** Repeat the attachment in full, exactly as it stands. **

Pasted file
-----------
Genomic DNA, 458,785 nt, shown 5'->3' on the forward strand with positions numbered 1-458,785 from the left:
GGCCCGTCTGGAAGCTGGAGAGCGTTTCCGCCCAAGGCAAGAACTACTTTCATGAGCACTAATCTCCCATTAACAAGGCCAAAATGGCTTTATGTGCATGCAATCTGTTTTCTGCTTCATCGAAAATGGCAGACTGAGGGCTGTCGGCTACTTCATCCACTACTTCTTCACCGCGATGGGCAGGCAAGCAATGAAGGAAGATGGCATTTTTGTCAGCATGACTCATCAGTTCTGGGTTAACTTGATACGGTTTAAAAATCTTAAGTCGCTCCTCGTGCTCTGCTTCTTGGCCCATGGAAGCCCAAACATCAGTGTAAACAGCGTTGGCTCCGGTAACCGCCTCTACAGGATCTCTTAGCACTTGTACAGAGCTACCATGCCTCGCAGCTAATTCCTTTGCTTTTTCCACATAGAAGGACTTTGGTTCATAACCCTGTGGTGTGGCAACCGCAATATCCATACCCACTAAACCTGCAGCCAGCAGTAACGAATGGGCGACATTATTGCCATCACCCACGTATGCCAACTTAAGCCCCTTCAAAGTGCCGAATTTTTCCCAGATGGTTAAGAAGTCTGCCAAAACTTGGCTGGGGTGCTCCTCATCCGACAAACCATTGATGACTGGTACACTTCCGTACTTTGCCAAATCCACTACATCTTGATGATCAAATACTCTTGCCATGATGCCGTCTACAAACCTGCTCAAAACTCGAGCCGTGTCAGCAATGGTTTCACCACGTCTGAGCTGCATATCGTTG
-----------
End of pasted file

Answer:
Genomic DNA, 458,785 nt, shown 5'->3' on the forward strand with positions numbered 1-458,785 from the left:
GGCCCGTCTGGAAGCTGGAGAGCGTTTCCGCCCAAGGCAAGAACTACTTTCATGAGCACTAATCTCCCATTAACAAGGCCAAAATGGCTTTATGTGCATGCAATCTGTTTTCTGCTTCATCGAAAATGGCAGACTGAGGGCTGTCGGCTACTTCATCCACTACTTCTTCACCGCGATGGGCAGGCAAGCAATGAAGGAAGATGGCATTTTTGTCAGCATGACTCATCAGTTCTGGGTTAACTTGATACGGTTTAAAAATCTTAAGTCGCTCCTCGTGCTCTGCTTCTTGGCCCATGGAAGCCCAAACATCAGTGTAAACAGCGTTGGCTCCGGTAACCGCCTCTACAGGATCTCTTAGCACTTGTACAGAGCTACCATGCCTCGCAGCTAATTCCTTTGCTTTTTCCACATAGAAGGACTTTGGTTCATAACCCTGTGGTGTGGCAACCGCAATATCCATACCCACTAAACCTGCAGCCAGCAGTAACGAATGGGCGACATTATTGCCATCACCCACGTATGCCAACTTAAGCCCCTTCAAAGTGCCGAATTTTTCCCAGATGGTTAAGAAGTCTGCCAAAACTTGGCTGGGGTGCTCCTCATCCGACAAACCATTGATGACTGGTACACTTCCGTACTTTGCCAAATCCACTACATCTTGATGATCAAATACTCTTGCCATGATGCCGTCTACAAACCTGCTCAAAACTCGAGCCGTGTCAGCAATGGTTTCACCACGTCTGAGCTGCATATCGTTG